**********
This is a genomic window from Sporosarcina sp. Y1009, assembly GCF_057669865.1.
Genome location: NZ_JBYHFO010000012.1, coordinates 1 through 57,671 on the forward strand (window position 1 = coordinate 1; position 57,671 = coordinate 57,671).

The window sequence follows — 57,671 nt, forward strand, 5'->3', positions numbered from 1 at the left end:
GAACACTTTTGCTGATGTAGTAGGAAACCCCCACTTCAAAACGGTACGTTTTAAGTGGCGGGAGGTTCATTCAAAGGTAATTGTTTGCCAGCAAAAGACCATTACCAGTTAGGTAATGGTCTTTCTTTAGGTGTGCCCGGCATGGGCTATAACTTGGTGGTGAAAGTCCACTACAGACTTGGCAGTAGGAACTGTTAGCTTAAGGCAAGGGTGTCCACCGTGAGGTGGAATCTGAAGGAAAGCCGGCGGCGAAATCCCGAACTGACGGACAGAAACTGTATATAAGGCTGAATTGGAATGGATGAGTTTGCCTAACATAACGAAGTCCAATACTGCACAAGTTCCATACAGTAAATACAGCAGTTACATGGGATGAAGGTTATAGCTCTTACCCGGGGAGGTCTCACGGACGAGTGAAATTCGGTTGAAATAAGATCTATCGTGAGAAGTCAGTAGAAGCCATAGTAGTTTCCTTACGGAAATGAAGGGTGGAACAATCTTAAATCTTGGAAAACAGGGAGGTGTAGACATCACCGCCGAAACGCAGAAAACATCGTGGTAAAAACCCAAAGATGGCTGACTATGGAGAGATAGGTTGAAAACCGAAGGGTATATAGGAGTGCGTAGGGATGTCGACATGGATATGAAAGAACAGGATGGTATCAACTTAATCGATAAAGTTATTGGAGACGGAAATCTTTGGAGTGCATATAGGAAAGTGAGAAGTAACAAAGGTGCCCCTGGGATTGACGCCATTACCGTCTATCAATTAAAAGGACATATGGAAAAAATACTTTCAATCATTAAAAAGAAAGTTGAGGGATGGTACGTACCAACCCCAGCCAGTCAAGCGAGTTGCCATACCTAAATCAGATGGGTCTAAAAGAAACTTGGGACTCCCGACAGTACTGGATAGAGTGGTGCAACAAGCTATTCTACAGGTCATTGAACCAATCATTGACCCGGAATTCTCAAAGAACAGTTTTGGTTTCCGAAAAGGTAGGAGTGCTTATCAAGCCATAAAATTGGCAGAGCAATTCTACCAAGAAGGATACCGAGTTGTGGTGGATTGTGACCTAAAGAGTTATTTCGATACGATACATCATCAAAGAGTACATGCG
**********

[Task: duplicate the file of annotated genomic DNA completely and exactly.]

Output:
This is a genomic window from Sporosarcina sp. Y1009, assembly GCF_057669865.1.
Genome location: NZ_JBYHFO010000012.1, coordinates 1 through 57,671 on the forward strand (window position 1 = coordinate 1; position 57,671 = coordinate 57,671).

The window sequence follows — 57,671 nt, forward strand, 5'->3', positions numbered from 1 at the left end:
GAACACTTTTGCTGATGTAGTAGGAAACCCCCACTTCAAAACGGTACGTTTTAAGTGGCGGGAGGTTCATTCAAAGGTAATTGTTTGCCAGCAAAAGACCATTACCAGTTAGGTAATGGTCTTTCTTTAGGTGTGCCCGGCATGGGCTATAACTTGGTGGTGAAAGTCCACTACAGACTTGGCAGTAGGAACTGTTAGCTTAAGGCAAGGGTGTCCACCGTGAGGTGGAATCTGAAGGAAAGCCGGCGGCGAAATCCCGAACTGACGGACAGAAACTGTATATAAGGCTGAATTGGAATGGATGAGTTTGCCTAACATAACGAAGTCCAATACTGCACAAGTTCCATACAGTAAATACAGCAGTTACATGGGATGAAGGTTATAGCTCTTACCCGGGGAGGTCTCACGGACGAGTGAAATTCGGTTGAAATAAGATCTATCGTGAGAAGTCAGTAGAAGCCATAGTAGTTTCCTTACGGAAATGAAGGGTGGAACAATCTTAAATCTTGGAAAACAGGGAGGTGTAGACATCACCGCCGAAACGCAGAAAACATCGTGGTAAAAACCCAAAGATGGCTGACTATGGAGAGATAGGTTGAAAACCGAAGGGTATATAGGAGTGCGTAGGGATGTCGACATGGATATGAAAGAACAGGATGGTATCAACTTAATCGATAAAGTTATTGGAGACGGAAATCTTTGGAGTGCATATAGGAAAGTGAGAAGTAACAAAGGTGCCCCTGGGATTGACGCCATTACCGTCTATCAATTAAAAGGACATATGGAAAAAATACTTTCAATCATTAAAAAGAAAGTTGAGGGATGGTACGTACCAACCCCAGCCAGTCAAGCGAGTTGCCATACCTAAATCAGATGGGTCTAAAAGAAACTTGGGACTCCCGACAGTACTGGATAGAGTGGTGCAACAAGCTATTCTACAGGTCATTGAACCAATCATTGACCCGGAATTCTCAAAGAACAGTTTTGGTTTCCGAAAAGGTAGGAGTGCTTATCAAGCCATAAAATTGGCAGAGCAATTCTACCAAGAAGGATACCGAGTTGTGGTGGATTGTGACCTAAAGAGTTATTTCGATACGATACATCATCAAAGAGTACATGCG